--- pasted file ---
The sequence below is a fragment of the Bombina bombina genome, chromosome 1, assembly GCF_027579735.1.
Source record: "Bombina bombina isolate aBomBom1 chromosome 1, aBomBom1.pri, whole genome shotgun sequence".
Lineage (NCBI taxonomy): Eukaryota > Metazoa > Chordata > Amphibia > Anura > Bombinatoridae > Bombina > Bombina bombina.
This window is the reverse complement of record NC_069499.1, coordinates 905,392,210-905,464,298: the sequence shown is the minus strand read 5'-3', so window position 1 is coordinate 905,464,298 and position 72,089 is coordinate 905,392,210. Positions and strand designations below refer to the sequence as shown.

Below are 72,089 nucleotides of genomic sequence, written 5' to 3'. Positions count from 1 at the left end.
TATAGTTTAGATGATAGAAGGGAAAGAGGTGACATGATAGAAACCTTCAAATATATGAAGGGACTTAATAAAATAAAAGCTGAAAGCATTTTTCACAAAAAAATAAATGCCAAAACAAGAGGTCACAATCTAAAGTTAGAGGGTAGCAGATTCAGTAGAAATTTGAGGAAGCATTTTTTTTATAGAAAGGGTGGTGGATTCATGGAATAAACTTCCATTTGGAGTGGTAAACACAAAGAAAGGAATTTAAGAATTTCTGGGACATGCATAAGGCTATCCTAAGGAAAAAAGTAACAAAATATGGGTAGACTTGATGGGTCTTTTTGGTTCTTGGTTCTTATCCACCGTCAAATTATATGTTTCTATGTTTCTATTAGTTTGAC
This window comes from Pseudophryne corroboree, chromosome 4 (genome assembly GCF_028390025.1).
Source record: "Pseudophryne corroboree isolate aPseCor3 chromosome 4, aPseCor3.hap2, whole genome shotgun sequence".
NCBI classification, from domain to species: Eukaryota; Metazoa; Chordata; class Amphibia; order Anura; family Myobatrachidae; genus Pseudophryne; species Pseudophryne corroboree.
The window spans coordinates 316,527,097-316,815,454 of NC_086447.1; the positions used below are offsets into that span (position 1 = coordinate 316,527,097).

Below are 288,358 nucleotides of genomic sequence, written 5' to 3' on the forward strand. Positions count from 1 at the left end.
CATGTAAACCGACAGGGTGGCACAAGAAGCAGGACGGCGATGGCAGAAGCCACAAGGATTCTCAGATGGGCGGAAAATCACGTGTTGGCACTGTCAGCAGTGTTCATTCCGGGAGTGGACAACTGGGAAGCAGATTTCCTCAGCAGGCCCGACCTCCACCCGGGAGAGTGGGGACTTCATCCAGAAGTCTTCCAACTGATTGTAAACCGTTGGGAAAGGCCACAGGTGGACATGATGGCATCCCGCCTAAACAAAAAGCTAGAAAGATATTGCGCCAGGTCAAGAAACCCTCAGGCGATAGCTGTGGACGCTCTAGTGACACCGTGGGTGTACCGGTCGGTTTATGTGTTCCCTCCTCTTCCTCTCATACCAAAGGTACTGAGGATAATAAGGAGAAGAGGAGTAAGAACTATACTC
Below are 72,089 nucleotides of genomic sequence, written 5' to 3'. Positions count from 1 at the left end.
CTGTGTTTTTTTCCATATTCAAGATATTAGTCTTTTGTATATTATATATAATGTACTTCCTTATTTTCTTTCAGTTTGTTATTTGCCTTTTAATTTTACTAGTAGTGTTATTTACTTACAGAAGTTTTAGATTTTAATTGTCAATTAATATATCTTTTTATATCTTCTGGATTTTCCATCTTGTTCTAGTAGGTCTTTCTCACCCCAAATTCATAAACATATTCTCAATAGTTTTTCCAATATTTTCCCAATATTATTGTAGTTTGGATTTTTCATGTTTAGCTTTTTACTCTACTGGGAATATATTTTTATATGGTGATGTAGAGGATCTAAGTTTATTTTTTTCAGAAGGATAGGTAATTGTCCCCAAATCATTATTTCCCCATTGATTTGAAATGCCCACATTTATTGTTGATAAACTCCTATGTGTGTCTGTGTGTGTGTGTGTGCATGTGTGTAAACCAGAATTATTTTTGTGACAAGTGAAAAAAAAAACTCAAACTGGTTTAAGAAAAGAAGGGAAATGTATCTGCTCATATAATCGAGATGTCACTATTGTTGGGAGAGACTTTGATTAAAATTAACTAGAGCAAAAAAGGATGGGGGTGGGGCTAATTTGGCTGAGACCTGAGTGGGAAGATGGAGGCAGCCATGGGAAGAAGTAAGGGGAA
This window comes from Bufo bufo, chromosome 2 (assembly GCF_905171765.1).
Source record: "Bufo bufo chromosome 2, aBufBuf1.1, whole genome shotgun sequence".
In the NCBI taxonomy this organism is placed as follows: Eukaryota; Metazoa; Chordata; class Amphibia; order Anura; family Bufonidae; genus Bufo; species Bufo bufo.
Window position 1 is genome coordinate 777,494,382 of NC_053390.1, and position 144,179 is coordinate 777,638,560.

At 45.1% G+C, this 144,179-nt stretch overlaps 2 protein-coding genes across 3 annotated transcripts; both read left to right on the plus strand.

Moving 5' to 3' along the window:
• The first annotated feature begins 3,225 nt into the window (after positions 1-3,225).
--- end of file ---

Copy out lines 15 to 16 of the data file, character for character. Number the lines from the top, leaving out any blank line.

This window comes from Bufo bufo, chromosome 2 (assembly GCF_905171765.1).
Source record: "Bufo bufo chromosome 2, aBufBuf1.1, whole genome shotgun sequence".